The War Illustrated No 130 Vol 5 June 12th 1942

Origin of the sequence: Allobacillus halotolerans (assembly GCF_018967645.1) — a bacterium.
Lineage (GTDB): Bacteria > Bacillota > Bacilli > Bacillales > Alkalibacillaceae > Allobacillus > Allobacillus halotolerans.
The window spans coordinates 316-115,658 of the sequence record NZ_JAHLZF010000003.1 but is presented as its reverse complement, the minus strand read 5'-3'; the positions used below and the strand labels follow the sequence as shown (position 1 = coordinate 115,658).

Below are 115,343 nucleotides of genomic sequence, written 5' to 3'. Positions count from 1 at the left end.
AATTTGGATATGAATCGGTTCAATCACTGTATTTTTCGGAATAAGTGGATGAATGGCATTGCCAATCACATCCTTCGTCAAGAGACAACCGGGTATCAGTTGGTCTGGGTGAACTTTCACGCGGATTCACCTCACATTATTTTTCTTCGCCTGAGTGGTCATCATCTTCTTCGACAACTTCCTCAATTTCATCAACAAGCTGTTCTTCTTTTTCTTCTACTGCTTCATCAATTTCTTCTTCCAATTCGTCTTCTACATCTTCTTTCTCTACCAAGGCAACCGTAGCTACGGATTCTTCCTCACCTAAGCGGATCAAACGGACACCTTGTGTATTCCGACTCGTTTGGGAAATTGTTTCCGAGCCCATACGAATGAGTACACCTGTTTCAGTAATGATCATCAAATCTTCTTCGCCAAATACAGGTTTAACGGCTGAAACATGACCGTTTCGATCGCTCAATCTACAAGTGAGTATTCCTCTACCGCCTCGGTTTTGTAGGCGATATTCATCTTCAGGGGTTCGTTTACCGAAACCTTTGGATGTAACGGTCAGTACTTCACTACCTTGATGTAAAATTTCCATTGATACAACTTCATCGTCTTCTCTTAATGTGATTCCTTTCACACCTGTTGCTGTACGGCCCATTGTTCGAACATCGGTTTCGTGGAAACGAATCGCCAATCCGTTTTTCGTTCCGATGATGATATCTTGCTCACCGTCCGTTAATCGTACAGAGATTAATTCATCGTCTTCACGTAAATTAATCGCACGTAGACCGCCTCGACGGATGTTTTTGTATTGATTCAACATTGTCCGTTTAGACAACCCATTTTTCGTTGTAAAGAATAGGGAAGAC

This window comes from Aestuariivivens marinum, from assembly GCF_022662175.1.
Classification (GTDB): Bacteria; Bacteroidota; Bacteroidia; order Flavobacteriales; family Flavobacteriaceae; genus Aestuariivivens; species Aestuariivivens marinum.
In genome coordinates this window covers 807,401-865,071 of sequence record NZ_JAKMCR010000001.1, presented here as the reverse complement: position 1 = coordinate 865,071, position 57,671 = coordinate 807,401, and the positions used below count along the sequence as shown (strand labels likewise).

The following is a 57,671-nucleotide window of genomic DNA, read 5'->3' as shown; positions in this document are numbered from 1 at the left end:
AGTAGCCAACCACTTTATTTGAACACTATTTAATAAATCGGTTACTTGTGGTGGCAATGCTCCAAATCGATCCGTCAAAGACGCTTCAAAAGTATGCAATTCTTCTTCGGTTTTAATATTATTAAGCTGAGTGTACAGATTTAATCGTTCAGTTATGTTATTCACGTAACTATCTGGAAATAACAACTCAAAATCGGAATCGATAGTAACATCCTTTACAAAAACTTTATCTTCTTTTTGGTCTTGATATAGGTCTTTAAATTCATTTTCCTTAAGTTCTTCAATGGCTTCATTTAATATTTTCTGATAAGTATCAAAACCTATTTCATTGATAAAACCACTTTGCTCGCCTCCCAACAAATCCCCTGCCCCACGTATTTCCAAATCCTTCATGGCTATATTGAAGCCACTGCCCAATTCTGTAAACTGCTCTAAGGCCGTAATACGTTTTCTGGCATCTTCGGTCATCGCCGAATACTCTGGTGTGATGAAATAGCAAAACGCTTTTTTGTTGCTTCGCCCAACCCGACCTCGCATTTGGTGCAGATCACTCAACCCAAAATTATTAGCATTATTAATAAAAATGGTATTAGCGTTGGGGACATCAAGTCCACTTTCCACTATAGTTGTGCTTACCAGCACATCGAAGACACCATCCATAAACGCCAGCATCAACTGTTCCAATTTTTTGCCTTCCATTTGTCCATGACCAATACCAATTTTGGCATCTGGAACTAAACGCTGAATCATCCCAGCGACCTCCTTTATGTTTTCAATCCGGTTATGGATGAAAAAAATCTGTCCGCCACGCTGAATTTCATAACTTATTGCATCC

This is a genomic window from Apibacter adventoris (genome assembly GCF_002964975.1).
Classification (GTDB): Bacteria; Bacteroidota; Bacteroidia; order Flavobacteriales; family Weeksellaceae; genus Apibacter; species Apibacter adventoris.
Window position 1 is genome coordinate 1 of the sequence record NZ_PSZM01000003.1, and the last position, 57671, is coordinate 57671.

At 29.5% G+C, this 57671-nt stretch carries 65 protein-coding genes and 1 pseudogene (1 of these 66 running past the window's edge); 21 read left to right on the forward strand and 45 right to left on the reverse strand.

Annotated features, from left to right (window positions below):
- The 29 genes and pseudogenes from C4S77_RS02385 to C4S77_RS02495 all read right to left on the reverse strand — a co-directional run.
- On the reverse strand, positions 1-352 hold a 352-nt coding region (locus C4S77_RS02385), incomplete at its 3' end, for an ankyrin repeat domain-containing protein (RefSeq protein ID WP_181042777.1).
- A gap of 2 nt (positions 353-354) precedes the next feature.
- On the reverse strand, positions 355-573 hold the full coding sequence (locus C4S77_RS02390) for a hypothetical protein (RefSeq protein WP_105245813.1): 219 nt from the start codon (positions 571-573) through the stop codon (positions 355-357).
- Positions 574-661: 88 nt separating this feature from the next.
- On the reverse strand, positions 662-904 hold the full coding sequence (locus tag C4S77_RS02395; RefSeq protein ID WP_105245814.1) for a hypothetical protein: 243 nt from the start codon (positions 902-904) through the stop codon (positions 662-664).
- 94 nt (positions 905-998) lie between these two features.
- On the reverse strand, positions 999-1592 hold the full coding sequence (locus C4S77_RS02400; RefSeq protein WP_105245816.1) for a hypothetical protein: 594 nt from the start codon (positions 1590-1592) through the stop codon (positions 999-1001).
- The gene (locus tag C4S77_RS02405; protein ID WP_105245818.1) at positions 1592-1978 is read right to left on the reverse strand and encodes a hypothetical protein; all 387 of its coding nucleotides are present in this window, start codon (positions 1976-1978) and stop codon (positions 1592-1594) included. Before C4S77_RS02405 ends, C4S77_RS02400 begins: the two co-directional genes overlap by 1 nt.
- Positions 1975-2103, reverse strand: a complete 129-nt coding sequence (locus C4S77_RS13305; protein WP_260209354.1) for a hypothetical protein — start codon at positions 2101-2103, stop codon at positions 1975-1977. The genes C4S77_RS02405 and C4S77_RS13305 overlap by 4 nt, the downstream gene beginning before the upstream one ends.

BUT JAPAN’S FEET MAY STILL BE OF CLAY 0 6 «In less than five months, as Dr. V.II. Evatt,' A ustralia’s representative to this country, recently reminded us in a Sunday night “postscript,” Japan has acquired anew empire. Starting from that grim day in last December, when the United States Navy, suffered at Pearl Harbour the heaviest losses in its history, the Japanese have marched along a road of almost uninter­rupted conquest. Guam and Wake were c.tpturcd, and soon after Hongkong then the Philippines were engulfed by the Japanese tide, which swept on over Singapore, Britain's principal base in the Far East, and the imrtiensely rich islands of the Dutch Empire in the East Indies. Soon it had swamped the wharves of Rangoon and was foaming furiously up the valleys of Burma. India Was directly threatened, and British sea power in the Pacific and the Bay of Bengal was dealt staggering blows. Nothing, it seemed, could stop the mighty avalanche: from Chittagong to New Guinea, from Shanghai sented to Emperor Hirohjto, who had just T ookinc. nt the changes which the last few succeeded to the throne on his father’s¦ L /months have brought to the map of the death, and though Tanaka fell from power in 1929, the Memorial rapidly assumed among the Japanese the same fame and force as Hitler's M c’ti Kunipf'had secured in Germany. Often Japanese spokesmen, anxious to concili­ate the West for the time being, have denied its authenticity—even its existence—but the best evidence of both maybe said to lie in the course of events, which have shown that it contained some pretty accurate prophecy. "pOR what was the Memorial ?Nothing less than the blueprints o f Japanese conquest. Step by step Tanaka plans the absorption of Manchuria, the economic 'penetration and political domination of China. “Having C hina’s entire resources at our disposal we shall proceed to conquer India, the Archi­pelago of the Dutch East Indies, Asia Minor, Central Asia and even Europe.” In another passage Tanaka says, “In order to conquer to Darwin, the hordes of the yellow men l^e world, we must first conquer China. It swept on in triumph. All this must be very surprising to those who hold the belief that the white races are the divinely-appointed masters of the world’s destinies. Never, indeed, has the white man’s prestige in the Orient sunk so low as in the last few months and weeks. Forty years ago the Japanese showed that they were as good as the Russians now they have defeated British and Dutch, Australians and Americans, loo. we succeed ip conquering China,' the rest of the Asiatic countries and the South Sea countries will fear us and surrender to us. Then the world will realize that Eastern Asia is ours, and will not dare to violate our rights. This was the plan left to us by Emperor Meiji, the success of which is essential to our national existence.” That was in 1927. But only the other day another clue to Japan’s aggressive in­tentions fell into the hands of our Chinese allies—a Japanese map of what is euphem- O iiviously amongst us, too, a revaluation of isticaily called “the Co-prosperity Sphere,” ^Japan’s power and position is an urgent though the only prosperous ones within it necessity. Unfortunately, such is the darken­ing and mystifying influence of race, culture, religion and geographical distance, that it is difficult in the extreme for us to think objectively of Japan and the Japanese. Few of us have ever known a Japanese fewer still are likely to bethe Japanese. According to this map the Co-prosperity Sphere embraces the whole continent of Asia with the excep­tion of Arabia, a huge area in the Pacific, and the northern coasts of Australia. “Al- Pacific area, we cannot but admit that Japan has taken many a big step towards the realization of her colpssal dreams. But once again we must remind ourselves to think objectively. In years bygone we have belittled the Japanese our experts told us that their planes were no good, their tanks were old-fashioned and their warships top-heavy, while their financial system was most shockingly unsound. “Made in Japan,” which we saw so often on the gim-cracks which crowded the counters of the chain stores, became a by-word amongst us: where we went wrong was in thinking that everything that was “made in Japan,” and more particularly those things which have definitely military value, was just shoddy. Yes, we belittled Japan we seriously under­estimated the Japanese. But in the hour of their triumph we must be on our guard lest we allow the balance to swing to the other extreme. The Japs arc no supermen. 1 Tp to now the advantages have been all theirs. In the first place they are lighting on interior lines. Japan is aFar Eastern power, and to the battlefields in the Far East she can get most easily the most men. the most ships, the most guns, the most planes and get there first. Then, for more than a thousand years Japan has been a military state, and whatever the fine-seeming facade of modern liberalism, the warlords are the real masters of the state. For years Japan has been stripped for war her people, never accustomed to a high standard of living, have become inured to privation. They believe what they arc taught—that they must win this war if Japan is to have and to keep a place in the sun. Even more than N a/i Germany, Japan has prepared for war, for this war. though it seems the dream of a lunatic,” have ever set foot in Japan, while the number said a. Chinese Government spokesman 'Tat 'iirn there is the question of morale. We of those who, though they may have passed Chungking,” the map deserves our attention A have often been defeated in the past, years in the country, have penetrated into because it represents the settled national the medieval fastnesses of the Japanese home, policy of Japan in the same way as the is infinitesimal. Even when the Japanese notorious Tanaka Memorial which served were our allies, as they were from 1902 until as a blueprint of Japanese expansion.” 1922, they were separated from us by immense barriers of which distance was by no means the principal component. Of course, we knew them in those days to be vigorous, efficient and desperately brave but what could you make of a people whose statesman or military commanders, when they made a mistake or fell out of the Emperor's favour, saved their honour by committing ceremonial suicide? Now the Japanese are our enemies :and difficult as it was to understand them when they were our friends, it is far more difficult when the machina­tions of the warlords of Tokyo have made them our foes. T>ut in the matter of Japanese war aims there ought to belittle room for misunderstanding. Years ago we were warned of what was coming it' the militarists got con­trol and were able to secure the Emperor’s semi-religious author­ity for their designs. It was in 1927 that Baron Giichi Tanaka, at that time Premier of Japan and Minister of War, drew up a“m em orial” after.a conference at. Mukden in what was still Manchuria with other Japanese leaders. This was formally pre­ JAPAN’S DREAM OF EMPIRE as shown in a map which has reached the Chinese Government. Within its boundary are found most of the U.S.S.R., all China, India, Iran and Northern Australia. Areas marked in black arc Nippon’s empire—at present. iiy cuitrlcsy Of the V h ily Undid but we console ourselves with the reflection that we always win the last battle. The Japanese require no such consolation. They expect to win not only the last battle but all the battles and it is a fact worth remembering that the Japanese arm y—and the Japanese navy, too—has never admitted defeat. Even in China, where the ”“incident has-become a four- years’ war, it is becoming increas­ingly probable that Japan has never gone “all o t.”u Finally, there is the question o f surprise. We do not know what haVoc was caused at Pearl Harbour last December 7, but this at least is known, that the Americans were -caught napping. Surprise is a great and powerful weapon—but it cannot be used indefinitely. C o that is the position today. Japan is at the top of her form. She is on the crest of a mighty wave of victories. But even the biggest wave must sub­side, every wave has its trough. It is no wishful thinking to declare that everyday that passes must add to Japan's difficulties and dangers. As the American commentator, Nathaniel Peffer, says: “Despite all present ap­pearances Japan is too big for her boots and she will stumble before she has gone much further.” E . TioYsroff Pike